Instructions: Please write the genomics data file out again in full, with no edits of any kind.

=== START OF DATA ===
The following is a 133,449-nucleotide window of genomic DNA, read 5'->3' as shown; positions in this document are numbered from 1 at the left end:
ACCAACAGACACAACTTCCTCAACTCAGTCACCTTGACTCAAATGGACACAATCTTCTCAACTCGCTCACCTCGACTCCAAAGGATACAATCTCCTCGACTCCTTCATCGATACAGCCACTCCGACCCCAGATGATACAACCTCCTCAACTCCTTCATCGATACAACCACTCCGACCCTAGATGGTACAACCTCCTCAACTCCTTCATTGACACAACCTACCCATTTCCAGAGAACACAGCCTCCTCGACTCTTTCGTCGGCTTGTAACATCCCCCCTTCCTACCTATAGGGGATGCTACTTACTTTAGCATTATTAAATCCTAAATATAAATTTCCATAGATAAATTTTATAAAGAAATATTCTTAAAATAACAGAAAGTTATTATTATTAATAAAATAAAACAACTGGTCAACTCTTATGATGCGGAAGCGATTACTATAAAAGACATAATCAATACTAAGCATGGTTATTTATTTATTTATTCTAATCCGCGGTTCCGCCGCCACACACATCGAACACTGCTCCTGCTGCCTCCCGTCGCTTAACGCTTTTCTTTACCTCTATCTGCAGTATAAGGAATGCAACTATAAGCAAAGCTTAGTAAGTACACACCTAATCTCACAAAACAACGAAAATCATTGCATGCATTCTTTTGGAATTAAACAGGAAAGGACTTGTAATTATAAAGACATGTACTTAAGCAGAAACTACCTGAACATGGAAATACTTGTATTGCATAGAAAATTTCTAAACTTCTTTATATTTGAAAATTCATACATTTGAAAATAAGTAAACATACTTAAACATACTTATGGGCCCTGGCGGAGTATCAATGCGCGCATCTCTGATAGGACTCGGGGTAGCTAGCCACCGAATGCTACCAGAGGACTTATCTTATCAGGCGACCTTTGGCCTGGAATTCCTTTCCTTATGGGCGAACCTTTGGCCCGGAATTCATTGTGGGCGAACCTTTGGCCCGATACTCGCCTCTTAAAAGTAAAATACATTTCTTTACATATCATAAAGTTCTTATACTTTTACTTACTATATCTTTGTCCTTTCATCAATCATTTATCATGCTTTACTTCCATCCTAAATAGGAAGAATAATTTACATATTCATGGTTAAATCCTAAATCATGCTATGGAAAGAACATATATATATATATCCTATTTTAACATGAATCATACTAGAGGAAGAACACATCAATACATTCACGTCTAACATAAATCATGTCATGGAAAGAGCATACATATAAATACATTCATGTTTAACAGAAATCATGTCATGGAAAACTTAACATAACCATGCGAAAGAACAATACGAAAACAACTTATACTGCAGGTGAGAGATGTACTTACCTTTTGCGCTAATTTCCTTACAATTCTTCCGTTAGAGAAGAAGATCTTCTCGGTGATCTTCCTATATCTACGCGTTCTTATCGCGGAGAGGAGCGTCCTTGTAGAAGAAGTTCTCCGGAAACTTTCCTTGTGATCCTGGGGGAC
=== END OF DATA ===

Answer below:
The following is a 133,449-nucleotide window of genomic DNA, read 5'->3' as shown; positions in this document are numbered from 1 at the left end:
ACCAACAGACACAACTTCCTCAACTCAGTCACCTTGACTCAAATGGACACAATCTTCTCAACTCGCTCACCTCGACTCCAAAGGATACAATCTCCTCGACTCCTTCATCGATACAGCCACTCCGACCCCAGATGATACAACCTCCTCAACTCCTTCATCGATACAACCACTCCGACCCTAGATGGTACAACCTCCTCAACTCCTTCATTGACACAACCTACCCATTTCCAGAGAACACAGCCTCCTCGACTCTTTCGTCGGCTTGTAACATCCCCCCTTCCTACCTATAGGGGATGCTACTTACTTTAGCATTATTAAATCCTAAATATAAATTTCCATAGATAAATTTTATAAAGAAATATTCTTAAAATAACAGAAAGTTATTATTATTAATAAAATAAAACAACTGGTCAACTCTTATGATGCGGAAGCGATTACTATAAAAGACATAATCAATACTAAGCATGGTTATTTATTTATTTATTCTAATCCGCGGTTCCGCCGCCACACACATCGAACACTGCTCCTGCTGCCTCCCGTCGCTTAACGCTTTTCTTTACCTCTATCTGCAGTATAAGGAATGCAACTATAAGCAAAGCTTAGTAAGTACACACCTAATCTCACAAAACAACGAAAATCATTGCATGCATTCTTTTGGAATTAAACAGGAAAGGACTTGTAATTATAAAGACATGTACTTAAGCAGAAACTACCTGAACATGGAAATACTTGTATTGCATAGAAAATTTCTAAACTTCTTTATATTTGAAAATTCATACATTTGAAAATAAGTAAACATACTTAAACATACTTATGGGCCCTGGCGGAGTATCAATGCGCGCATCTCTGATAGGACTCGGGGTAGCTAGCCACCGAATGCTACCAGAGGACTTATCTTATCAGGCGACCTTTGGCCTGGAATTCCTTTCCTTATGGGCGAACCTTTGGCCCGGAATTCATTGTGGGCGAACCTTTGGCCCGATACTCGCCTCTTAAAAGTAAAATACATTTCTTTACATATCATAAAGTTCTTATACTTTTACTTACTATATCTTTGTCCTTTCATCAATCATTTATCATGCTTTACTTCCATCCTAAATAGGAAGAATAATTTACATATTCATGGTTAAATCCTAAATCATGCTATGGAAAGAACATATATATATATATCCTATTTTAACATGAATCATACTAGAGGAAGAACACATCAATACATTCACGTCTAACATAAATCATGTCATGGAAAGAGCATACATATAAATACATTCATGTTTAACAGAAATCATGTCATGGAAAACTTAACATAACCATGCGAAAGAACAATACGAAAACAACTTATACTGCAGGTGAGAGATGTACTTACCTTTTGCGCTAATTTCCTTACAATTCTTCCGTTAGAGAAGAAGATCTTCTCGGTGATCTTCCTATATCTACGCGTTCTTATCGCGGAGAGGAGCGTCCTTGTAGAAGAAGTTCTCCGGAAACTTTCCTTGTGATCCTGGGGGAC